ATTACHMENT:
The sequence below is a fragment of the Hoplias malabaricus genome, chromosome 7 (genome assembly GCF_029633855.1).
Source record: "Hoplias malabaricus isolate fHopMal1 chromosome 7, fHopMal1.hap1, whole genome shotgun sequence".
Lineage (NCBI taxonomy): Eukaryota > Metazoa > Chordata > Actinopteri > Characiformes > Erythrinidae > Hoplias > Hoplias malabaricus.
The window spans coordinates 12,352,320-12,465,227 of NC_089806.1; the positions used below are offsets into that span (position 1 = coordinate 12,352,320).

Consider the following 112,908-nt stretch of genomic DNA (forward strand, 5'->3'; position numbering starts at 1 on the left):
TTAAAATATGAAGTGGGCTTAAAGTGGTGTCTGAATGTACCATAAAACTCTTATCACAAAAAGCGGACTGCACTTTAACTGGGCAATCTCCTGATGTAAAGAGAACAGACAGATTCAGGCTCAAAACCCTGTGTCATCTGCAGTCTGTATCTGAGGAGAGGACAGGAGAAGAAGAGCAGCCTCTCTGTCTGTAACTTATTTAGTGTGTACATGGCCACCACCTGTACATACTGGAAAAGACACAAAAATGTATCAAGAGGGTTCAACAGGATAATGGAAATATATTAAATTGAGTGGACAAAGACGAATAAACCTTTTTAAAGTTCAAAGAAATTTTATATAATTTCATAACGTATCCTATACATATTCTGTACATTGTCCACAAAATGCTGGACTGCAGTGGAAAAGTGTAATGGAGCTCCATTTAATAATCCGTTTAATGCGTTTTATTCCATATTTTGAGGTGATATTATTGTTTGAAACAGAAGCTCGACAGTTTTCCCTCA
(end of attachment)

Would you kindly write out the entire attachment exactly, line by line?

The sequence below is a fragment of the Hoplias malabaricus genome, chromosome 7 (genome assembly GCF_029633855.1).
Source record: "Hoplias malabaricus isolate fHopMal1 chromosome 7, fHopMal1.hap1, whole genome shotgun sequence".
Lineage (NCBI taxonomy): Eukaryota > Metazoa > Chordata > Actinopteri > Characiformes > Erythrinidae > Hoplias > Hoplias malabaricus.
The window spans coordinates 12,352,320-12,465,227 of NC_089806.1; the positions used below are offsets into that span (position 1 = coordinate 12,352,320).

Consider the following 112,908-nt stretch of genomic DNA (forward strand, 5'->3'; position numbering starts at 1 on the left):
TTAAAATATGAAGTGGGCTTAAAGTGGTGTCTGAATGTACCATAAAACTCTTATCACAAAAAGCGGACTGCACTTTAACTGGGCAATCTCCTGATGTAAAGAGAACAGACAGATTCAGGCTCAAAACCCTGTGTCATCTGCAGTCTGTATCTGAGGAGAGGACAGGAGAAGAAGAGCAGCCTCTCTGTCTGTAACTTATTTAGTGTGTACATGGCCACCACCTGTACATACTGGAAAAGACACAAAAATGTATCAAGAGGGTTCAACAGGATAATGGAAATATATTAAATTGAGTGGACAAAGACGAATAAACCTTTTTAAAGTTCAAAGAAATTTTATATAATTTCATAACGTATCCTATACATATTCTGTACATTGTCCACAAAATGCTGGACTGCAGTGGAAAAGTGTAATGGAGCTCCATTTAATAATCCGTTTAATGCGTTTTATTCCATATTTTGAGGTGATATTATTGTTTGAAACAGAAGCTCGACAGTTTTCCCTCA